Popular Types of Retaining Walls
Four Main Kinds of Retaining WallsThe four main types of retaining walls for landscapes include the following:
Gravity Retaining WallsThe most basic type, a gravity retaining wall, relies on the wall's mass and weight to keep soil in place. Because of the emphasis on weight, these retaining walls provide the most material flexibility. You can use bricks, pavers, or un-mortared stone, but the dry-stacked stone is quickly becoming the preferred material. While shorter walls do not require additional support, most will require a trench or footer to sit in, and some may even require concrete.
Cantilevered Retaining WallsCantilevered structures are also known as reinforced retaining walls owing to the steel bars that run through the masonry/concrete retaining wall. This structure has a slab foundation that extends beneath the soil the wall supports. The weight of the soil above it holds the slab in place, preventing the wall from tilting forward. This design is preferred for commercial retaining walls due to its durability. A "buttressed" retaining wall has extra vertical wings that give strength and rigidity to the base.
Anchored Retaining WallsAn anchored retaining wall is one in which anchors are installed in the ground behind the wall and are connected to it through cables or strips, allowing for the use of various "fronts". After being violently forced into the ground, the ends of these anchors are often extended by injecting mechanical techniques or pressurized concrete. This method is typically utilized for structurally thinner walls or in situations where higher loads are expected. You can use any of the options mentioned above to provide additional support.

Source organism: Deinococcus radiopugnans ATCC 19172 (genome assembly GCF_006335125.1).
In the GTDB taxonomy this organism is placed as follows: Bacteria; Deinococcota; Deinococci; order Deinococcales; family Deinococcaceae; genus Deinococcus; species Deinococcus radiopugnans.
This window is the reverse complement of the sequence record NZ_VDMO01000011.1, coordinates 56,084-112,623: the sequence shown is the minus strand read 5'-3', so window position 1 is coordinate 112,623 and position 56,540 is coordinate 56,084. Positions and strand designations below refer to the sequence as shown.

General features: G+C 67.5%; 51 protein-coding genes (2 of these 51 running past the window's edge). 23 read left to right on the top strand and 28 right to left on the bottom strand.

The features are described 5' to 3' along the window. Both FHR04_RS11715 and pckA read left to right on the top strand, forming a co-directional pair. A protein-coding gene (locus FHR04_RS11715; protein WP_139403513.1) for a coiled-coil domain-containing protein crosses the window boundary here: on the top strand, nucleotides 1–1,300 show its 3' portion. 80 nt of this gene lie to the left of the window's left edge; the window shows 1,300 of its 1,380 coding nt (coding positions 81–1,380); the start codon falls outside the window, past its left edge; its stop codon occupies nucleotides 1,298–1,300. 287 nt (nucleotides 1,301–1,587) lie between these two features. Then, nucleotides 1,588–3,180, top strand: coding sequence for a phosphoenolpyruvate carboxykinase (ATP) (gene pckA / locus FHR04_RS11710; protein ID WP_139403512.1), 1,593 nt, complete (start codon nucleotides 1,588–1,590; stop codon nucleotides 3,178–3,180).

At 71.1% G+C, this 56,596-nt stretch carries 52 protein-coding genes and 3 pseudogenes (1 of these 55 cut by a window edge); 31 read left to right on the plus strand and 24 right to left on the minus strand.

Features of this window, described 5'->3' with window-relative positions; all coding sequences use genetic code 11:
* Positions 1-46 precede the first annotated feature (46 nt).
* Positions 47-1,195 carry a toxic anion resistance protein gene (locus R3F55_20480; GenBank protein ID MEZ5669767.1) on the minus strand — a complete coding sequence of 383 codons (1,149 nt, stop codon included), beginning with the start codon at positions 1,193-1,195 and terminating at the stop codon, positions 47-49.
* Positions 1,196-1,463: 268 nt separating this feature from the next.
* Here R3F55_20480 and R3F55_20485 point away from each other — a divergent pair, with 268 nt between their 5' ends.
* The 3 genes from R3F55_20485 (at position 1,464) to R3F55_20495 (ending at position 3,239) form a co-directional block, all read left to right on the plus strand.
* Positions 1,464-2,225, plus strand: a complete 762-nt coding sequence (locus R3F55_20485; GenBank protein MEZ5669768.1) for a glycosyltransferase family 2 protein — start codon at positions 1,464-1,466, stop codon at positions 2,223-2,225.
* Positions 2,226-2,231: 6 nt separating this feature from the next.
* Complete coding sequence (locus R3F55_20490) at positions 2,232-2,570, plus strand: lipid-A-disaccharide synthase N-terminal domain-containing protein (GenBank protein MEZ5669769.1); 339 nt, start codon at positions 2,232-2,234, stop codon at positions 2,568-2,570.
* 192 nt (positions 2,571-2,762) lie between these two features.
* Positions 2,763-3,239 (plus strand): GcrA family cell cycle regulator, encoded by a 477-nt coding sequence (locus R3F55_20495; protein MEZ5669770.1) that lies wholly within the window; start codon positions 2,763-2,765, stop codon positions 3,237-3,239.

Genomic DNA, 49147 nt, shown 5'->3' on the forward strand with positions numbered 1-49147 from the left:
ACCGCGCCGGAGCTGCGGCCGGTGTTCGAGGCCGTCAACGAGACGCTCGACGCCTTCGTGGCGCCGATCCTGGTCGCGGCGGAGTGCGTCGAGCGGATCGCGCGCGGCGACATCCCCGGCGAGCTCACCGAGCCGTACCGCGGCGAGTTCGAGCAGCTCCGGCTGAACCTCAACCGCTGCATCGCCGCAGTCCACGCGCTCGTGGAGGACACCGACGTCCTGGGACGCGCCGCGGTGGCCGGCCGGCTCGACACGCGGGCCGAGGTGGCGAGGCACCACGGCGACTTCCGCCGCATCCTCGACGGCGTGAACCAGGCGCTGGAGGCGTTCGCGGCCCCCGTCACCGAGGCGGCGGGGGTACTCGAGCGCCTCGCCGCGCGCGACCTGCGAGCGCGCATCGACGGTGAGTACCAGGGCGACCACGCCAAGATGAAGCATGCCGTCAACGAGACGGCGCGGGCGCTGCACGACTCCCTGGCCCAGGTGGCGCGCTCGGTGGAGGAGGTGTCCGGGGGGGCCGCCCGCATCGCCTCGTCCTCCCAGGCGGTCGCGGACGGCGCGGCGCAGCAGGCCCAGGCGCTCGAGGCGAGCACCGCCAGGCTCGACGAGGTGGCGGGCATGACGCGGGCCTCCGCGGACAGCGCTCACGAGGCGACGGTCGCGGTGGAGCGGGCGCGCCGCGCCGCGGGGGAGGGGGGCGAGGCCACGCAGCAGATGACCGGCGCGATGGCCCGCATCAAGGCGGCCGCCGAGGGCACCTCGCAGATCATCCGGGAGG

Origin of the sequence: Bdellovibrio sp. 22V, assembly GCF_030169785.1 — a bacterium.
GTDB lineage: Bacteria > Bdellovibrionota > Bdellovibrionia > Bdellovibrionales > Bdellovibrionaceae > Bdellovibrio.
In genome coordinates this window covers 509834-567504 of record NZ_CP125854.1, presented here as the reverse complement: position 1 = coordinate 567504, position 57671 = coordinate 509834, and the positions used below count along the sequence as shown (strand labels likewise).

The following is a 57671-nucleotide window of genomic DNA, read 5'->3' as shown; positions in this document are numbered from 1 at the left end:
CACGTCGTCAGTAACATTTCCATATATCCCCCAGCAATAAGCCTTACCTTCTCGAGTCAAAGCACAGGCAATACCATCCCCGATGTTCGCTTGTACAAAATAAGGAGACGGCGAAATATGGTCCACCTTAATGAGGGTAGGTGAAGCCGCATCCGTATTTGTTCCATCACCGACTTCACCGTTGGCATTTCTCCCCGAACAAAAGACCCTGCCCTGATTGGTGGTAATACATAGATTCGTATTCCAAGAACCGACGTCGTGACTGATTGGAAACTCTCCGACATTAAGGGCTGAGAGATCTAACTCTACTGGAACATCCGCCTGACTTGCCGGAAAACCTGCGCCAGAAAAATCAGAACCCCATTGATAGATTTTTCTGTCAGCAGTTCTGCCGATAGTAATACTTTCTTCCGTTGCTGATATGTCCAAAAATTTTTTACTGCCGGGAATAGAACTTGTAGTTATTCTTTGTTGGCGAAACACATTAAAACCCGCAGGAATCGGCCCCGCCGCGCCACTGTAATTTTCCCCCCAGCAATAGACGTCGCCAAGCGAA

Sheet Piling Retaining WallsSheet pile retaining walls are one of the most basic types of retaining walls, consisting of thin steel, wood, or vinyl walls driven directly into the soil. This is because they are frequently built with a vertically corrugated structure. For these pilings to be effective, the soil must be relatively soft, and a good rule of thumb is to drive one-third of the sheet piling into the ground for every two-thirds that will be above it.
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